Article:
Wednesday, October 27, 2010

Time to step up, single dudes

Despite commonly held beliefs to the contrary, a recent study has found that most women give more to charity than men do. A recent Chronicle of Philanthropy article, reporting on a study released by the Women's Philanthropy Institute at the Indiana University Center for Philanthropy, found that "Women at [almost] every income level give to charity more often than men do — and they tend to donate more money on average than their male counterparts."

More specifically - most studies of women's philanthropy in the past have included married couples, which makes it hard to separate women's giving from men's. This study included 8,000 households headed by either single women or single men. Highlights:

* At the lowest income level in the study (people earning $23,509 or less), 35.2% of women gave to charity, compared to 25.7% of men.
* Among people who made more than $103,000, 96% of women gave to charity, compared to 75% of men.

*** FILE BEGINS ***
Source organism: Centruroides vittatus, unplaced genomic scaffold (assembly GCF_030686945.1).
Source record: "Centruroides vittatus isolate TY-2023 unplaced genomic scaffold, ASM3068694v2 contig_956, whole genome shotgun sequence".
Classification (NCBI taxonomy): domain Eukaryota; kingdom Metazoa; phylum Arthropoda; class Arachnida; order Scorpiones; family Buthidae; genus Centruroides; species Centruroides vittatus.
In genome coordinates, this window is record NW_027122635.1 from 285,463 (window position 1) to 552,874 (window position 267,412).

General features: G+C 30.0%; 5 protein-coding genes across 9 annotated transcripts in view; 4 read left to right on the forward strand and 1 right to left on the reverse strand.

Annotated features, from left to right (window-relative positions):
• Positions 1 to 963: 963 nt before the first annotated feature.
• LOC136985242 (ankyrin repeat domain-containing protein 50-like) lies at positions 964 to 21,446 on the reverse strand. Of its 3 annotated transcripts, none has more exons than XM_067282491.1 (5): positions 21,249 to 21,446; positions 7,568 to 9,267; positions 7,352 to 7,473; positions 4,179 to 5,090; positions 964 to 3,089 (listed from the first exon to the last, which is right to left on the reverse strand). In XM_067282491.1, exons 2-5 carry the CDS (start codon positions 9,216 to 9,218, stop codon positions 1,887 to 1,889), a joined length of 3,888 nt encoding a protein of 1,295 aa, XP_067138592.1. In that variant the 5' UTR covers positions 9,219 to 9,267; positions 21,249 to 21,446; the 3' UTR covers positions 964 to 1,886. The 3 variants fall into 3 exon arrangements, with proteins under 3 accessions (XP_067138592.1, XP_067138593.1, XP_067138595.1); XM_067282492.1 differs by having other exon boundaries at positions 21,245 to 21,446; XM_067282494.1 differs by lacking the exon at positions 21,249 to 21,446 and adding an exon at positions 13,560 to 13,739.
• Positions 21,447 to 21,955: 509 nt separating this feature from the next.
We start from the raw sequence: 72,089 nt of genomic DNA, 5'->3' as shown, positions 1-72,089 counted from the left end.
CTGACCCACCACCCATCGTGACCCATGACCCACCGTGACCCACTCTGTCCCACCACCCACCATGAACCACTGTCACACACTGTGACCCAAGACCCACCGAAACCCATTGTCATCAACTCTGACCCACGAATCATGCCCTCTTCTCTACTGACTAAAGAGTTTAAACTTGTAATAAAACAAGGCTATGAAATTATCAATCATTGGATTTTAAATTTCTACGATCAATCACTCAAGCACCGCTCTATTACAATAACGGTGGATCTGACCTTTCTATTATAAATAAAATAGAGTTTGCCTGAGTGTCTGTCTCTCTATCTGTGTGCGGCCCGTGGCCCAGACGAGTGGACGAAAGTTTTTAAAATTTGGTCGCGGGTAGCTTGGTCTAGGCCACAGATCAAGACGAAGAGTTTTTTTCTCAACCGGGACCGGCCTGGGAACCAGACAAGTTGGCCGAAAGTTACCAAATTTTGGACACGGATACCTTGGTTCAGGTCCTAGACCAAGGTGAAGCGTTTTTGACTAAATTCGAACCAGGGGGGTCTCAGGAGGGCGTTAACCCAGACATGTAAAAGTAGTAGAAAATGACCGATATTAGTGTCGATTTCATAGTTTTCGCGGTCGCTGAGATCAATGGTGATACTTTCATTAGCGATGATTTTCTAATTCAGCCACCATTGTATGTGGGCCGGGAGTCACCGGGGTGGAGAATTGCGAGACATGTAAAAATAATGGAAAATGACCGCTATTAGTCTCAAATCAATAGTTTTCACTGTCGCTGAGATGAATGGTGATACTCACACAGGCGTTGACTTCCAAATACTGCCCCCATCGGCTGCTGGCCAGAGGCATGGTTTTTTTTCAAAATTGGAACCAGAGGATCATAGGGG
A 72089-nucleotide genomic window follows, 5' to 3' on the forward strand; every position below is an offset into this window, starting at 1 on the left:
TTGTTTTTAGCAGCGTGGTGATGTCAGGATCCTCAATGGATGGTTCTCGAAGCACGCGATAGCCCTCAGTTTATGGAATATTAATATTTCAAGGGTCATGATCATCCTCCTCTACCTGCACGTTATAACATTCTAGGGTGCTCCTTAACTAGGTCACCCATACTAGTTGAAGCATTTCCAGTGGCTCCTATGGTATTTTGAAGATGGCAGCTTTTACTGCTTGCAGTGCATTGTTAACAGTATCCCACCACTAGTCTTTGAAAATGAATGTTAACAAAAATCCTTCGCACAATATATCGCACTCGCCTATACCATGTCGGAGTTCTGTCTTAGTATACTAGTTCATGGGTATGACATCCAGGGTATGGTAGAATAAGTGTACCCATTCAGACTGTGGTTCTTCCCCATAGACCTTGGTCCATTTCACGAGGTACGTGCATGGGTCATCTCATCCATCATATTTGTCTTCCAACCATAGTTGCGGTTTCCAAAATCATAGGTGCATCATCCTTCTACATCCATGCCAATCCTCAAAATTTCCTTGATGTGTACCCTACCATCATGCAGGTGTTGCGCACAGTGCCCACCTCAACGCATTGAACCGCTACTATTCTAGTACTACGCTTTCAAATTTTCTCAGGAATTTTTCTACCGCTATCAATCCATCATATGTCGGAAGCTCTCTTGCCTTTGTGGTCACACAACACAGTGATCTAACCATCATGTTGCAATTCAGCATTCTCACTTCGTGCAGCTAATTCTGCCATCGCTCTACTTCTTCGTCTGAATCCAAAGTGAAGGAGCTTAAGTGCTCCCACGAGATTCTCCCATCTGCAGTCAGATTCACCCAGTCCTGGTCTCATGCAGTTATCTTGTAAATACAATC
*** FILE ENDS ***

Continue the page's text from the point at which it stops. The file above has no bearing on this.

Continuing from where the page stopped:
* Never married ($783) and divorced or separated ($641) women gave more on average than never married ($498) or divorced or separated ($483) men.
* Men's giving outstripped women in one category, those earning $23,510 - $43,499; authors of the study plan to investigate this anomaly further. Widowed men also gave more to charity than widowed women.

Conventional fundraising wisdom has long held that men give more than women. This study matters because it demonstrates that this isn't true, and that fundraisers (and non-profits in general) should pay closer attention to their female donors, or potential potential donors.

What else could be going on here? Do a lot of men not give to charity until they get married, and their wives encourage them to do so? Or, once they get married, they feel like it's time to take up "grown up" responsibilities, like philanthropy? Hey guys, what's your take on this?

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